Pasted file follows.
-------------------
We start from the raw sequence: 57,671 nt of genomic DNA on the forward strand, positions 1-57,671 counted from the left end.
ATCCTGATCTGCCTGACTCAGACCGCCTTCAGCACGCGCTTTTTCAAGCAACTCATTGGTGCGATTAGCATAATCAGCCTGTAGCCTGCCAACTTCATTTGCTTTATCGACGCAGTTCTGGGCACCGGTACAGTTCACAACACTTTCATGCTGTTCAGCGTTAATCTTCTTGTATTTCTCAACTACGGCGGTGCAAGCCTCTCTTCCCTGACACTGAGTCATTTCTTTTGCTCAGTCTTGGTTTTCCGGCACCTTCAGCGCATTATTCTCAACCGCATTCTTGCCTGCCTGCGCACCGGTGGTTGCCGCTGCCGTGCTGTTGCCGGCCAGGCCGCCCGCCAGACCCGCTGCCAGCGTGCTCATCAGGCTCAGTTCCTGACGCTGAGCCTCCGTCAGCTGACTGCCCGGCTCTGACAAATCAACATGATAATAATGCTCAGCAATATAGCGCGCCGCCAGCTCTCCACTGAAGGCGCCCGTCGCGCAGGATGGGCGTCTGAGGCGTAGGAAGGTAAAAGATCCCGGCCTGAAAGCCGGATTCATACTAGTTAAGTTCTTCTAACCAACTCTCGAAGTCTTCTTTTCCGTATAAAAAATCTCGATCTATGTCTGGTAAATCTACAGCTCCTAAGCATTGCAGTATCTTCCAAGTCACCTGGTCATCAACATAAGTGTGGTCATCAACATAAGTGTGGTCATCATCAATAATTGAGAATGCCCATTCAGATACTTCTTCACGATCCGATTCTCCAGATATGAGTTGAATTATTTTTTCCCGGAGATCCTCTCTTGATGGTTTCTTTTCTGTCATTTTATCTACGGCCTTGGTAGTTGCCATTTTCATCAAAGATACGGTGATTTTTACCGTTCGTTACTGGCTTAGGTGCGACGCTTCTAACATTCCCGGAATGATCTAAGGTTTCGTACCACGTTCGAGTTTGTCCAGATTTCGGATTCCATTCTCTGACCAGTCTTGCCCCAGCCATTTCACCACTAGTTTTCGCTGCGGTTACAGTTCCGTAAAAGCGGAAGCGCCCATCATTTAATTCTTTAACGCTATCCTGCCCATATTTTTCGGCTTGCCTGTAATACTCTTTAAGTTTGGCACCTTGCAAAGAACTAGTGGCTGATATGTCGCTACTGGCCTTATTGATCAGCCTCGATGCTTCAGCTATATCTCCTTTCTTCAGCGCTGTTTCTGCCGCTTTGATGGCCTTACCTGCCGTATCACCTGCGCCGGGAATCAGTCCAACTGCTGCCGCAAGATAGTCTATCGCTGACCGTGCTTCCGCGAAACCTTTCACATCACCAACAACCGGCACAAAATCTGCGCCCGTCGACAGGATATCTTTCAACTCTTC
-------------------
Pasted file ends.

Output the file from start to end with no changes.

We start from the raw sequence: 57,671 nt of genomic DNA on the forward strand, positions 1-57,671 counted from the left end.
ATCCTGATCTGCCTGACTCAGACCGCCTTCAGCACGCGCTTTTTCAAGCAACTCATTGGTGCGATTAGCATAATCAGCCTGTAGCCTGCCAACTTCATTTGCTTTATCGACGCAGTTCTGGGCACCGGTACAGTTCACAACACTTTCATGCTGTTCAGCGTTAATCTTCTTGTATTTCTCAACTACGGCGGTGCAAGCCTCTCTTCCCTGACACTGAGTCATTTCTTTTGCTCAGTCTTGGTTTTCCGGCACCTTCAGCGCATTATTCTCAACCGCATTCTTGCCTGCCTGCGCACCGGTGGTTGCCGCTGCCGTGCTGTTGCCGGCCAGGCCGCCCGCCAGACCCGCTGCCAGCGTGCTCATCAGGCTCAGTTCCTGACGCTGAGCCTCCGTCAGCTGACTGCCCGGCTCTGACAAATCAACATGATAATAATGCTCAGCAATATAGCGCGCCGCCAGCTCTCCACTGAAGGCGCCCGTCGCGCAGGATGGGCGTCTGAGGCGTAGGAAGGTAAAAGATCCCGGCCTGAAAGCCGGATTCATACTAGTTAAGTTCTTCTAACCAACTCTCGAAGTCTTCTTTTCCGTATAAAAAATCTCGATCTATGTCTGGTAAATCTACAGCTCCTAAGCATTGCAGTATCTTCCAAGTCACCTGGTCATCAACATAAGTGTGGTCATCAACATAAGTGTGGTCATCATCAATAATTGAGAATGCCCATTCAGATACTTCTTCACGATCCGATTCTCCAGATATGAGTTGAATTATTTTTTCCCGGAGATCCTCTCTTGATGGTTTCTTTTCTGTCATTTTATCTACGGCCTTGGTAGTTGCCATTTTCATCAAAGATACGGTGATTTTTACCGTTCGTTACTGGCTTAGGTGCGACGCTTCTAACATTCCCGGAATGATCTAAGGTTTCGTACCACGTTCGAGTTTGTCCAGATTTCGGATTCCATTCTCTGACCAGTCTTGCCCCAGCCATTTCACCACTAGTTTTCGCTGCGGTTACAGTTCCGTAAAAGCGGAAGCGCCCATCATTTAATTCTTTAACGCTATCCTGCCCATATTTTTCGGCTTGCCTGTAATACTCTTTAAGTTTGGCACCTTGCAAAGAACTAGTGGCTGATATGTCGCTACTGGCCTTATTGATCAGCCTCGATGCTTCAGCTATATCTCCTTTCTTCAGCGCTGTTTCTGCCGCTTTGATGGCCTTACCTGCCGTATCACCTGCGCCGGGAATCAGTCCAACTGCTGCCGCAAGATAGTCTATCGCTGACCGTGCTTCCGCGAAACCTTTCACATCACCAACAACCGGCACAAAATCTGCGCCCGTCGACAGGATATCTTTCAACTCTTC